Additional research reveals that "people who participate in outdoor activities tend to be happier than those who do not and that active living may lead to a healthier lifestyle, based on the Leisure Trends Index" while "spending time in the open air and learning outside has also proven to increase students' ability to think creatively and improve problem-solving skills."
The study also found that "students who play and learn in outdoor settings perform better on tests, have higher grade point averages (GPAs), cause fewer classroom disruptions". It also found considerable evidence that "outdoor adventure programs can impact positively on young people's attitudes, beliefs and self-perceptions."
In general, the research indicates that among the benefits of outdoor education is an increase in self-concept domains such as independence, confidence, self-efficacy, and self-understanding.
Additional benefits include "enhanced psychological well-being; an increased ability to overcome challenges; a positive impact on leadership competencies; enhanced decision-making skills, general problem solving competencies, academic achievement and academic self-concept. "
Time spent outdoors also resulted in "an increase in personality dimensions such as assertiveness, emotional stability, achievement motivation, internal focus of control, and maturity and reductions in aggression and neurosis.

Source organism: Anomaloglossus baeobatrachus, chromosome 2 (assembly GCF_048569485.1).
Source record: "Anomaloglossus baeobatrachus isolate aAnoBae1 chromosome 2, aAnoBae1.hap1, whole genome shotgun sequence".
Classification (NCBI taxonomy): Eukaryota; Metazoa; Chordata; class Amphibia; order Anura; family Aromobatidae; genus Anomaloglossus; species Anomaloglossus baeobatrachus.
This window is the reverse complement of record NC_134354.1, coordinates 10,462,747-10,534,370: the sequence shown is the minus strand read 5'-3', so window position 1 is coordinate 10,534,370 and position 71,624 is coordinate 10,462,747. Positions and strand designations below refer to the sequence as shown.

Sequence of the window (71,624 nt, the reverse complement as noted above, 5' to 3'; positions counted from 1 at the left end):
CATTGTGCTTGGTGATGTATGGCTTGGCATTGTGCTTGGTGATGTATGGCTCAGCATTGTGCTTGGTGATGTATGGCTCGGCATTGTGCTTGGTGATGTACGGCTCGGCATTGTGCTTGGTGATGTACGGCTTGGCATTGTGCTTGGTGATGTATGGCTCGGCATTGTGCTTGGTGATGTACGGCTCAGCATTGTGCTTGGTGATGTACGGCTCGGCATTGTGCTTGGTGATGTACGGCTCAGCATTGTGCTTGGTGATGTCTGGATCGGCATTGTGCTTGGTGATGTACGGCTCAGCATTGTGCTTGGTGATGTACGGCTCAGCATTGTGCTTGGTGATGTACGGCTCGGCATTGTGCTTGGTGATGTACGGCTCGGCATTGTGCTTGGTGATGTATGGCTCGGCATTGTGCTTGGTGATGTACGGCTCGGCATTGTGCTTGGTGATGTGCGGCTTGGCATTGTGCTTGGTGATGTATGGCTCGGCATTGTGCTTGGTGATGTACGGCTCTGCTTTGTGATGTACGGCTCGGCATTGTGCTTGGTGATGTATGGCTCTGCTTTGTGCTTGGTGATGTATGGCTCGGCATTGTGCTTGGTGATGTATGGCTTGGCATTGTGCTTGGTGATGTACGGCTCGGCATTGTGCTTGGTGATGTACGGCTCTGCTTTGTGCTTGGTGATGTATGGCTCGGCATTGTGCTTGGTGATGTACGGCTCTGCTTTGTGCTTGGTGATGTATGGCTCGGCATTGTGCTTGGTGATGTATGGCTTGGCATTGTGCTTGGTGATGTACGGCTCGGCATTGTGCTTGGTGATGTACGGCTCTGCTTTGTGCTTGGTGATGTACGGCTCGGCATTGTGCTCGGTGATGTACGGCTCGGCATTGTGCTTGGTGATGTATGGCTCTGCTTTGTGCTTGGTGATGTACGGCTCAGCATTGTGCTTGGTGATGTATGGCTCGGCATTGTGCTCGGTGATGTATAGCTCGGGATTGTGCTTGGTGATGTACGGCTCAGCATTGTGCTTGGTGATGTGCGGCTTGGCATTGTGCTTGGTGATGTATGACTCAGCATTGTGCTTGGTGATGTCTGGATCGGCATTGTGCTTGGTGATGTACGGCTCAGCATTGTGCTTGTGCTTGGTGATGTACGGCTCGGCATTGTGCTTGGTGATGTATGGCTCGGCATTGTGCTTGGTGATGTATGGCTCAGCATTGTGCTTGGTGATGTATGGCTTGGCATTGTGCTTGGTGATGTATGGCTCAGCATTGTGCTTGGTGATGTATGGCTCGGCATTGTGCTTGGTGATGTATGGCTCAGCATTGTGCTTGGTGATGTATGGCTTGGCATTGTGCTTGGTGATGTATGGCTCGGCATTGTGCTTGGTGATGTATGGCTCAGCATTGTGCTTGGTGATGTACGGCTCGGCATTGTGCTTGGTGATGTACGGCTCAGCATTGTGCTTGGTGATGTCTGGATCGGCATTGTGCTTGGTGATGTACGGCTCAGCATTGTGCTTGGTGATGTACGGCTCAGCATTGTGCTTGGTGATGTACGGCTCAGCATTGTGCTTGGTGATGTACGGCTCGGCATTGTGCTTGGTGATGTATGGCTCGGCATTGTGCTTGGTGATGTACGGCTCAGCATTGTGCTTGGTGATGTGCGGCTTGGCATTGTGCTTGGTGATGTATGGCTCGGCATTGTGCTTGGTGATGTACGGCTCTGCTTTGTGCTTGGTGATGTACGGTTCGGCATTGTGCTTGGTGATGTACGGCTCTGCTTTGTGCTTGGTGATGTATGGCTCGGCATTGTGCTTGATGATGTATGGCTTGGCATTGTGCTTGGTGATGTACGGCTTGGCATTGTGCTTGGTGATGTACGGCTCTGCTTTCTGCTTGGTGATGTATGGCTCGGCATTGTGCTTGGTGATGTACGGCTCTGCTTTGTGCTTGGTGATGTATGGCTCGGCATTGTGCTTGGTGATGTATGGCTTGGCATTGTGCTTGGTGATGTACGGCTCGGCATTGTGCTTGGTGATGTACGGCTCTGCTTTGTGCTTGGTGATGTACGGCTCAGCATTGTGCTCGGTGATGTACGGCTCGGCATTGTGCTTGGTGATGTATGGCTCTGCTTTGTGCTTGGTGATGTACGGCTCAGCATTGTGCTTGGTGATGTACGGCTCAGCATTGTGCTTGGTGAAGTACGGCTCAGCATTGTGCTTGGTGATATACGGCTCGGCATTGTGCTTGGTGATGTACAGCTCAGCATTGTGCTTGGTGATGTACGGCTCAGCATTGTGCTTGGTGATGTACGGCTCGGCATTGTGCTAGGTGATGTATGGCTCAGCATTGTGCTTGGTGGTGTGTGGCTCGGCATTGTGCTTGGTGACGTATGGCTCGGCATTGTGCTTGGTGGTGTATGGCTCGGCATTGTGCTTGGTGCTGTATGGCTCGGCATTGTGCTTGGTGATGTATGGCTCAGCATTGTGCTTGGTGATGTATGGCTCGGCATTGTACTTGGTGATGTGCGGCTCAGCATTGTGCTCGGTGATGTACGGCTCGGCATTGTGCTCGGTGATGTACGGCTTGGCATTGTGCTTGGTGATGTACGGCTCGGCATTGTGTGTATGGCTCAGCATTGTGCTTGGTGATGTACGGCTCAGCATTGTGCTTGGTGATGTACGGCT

It was also shown to improve mental strength and interpersonal dimensions such as social competence, co-operation and interpersonal communication skills."
Regarding aspects of health, learning, and lifestyle, the study indicates that outdoor skills programs help to promote lifelong physical, emotional and spiritual well being.
According to the report, "a growing body of studies suggests that contact with nature is as important to children as good nutrition and adequate sleep: time spent outdoors correlates with increased physical activity and fitness in children; exposure to green space reduces crime, increases general well-being and the ability to focus; children as young as five have shown a significant reduction in the symptoms of Attention Deficit Disorder (ADD) when they are engaged in outdoor activities in natural settings."
The positive benefits that the research reveals should offer ample evidence for students, and faculty to address professed fears of the forest.
Joe Hackett is a guide and sportsman residing in Ray Brook. Contact him at firstname.lastname@example.org.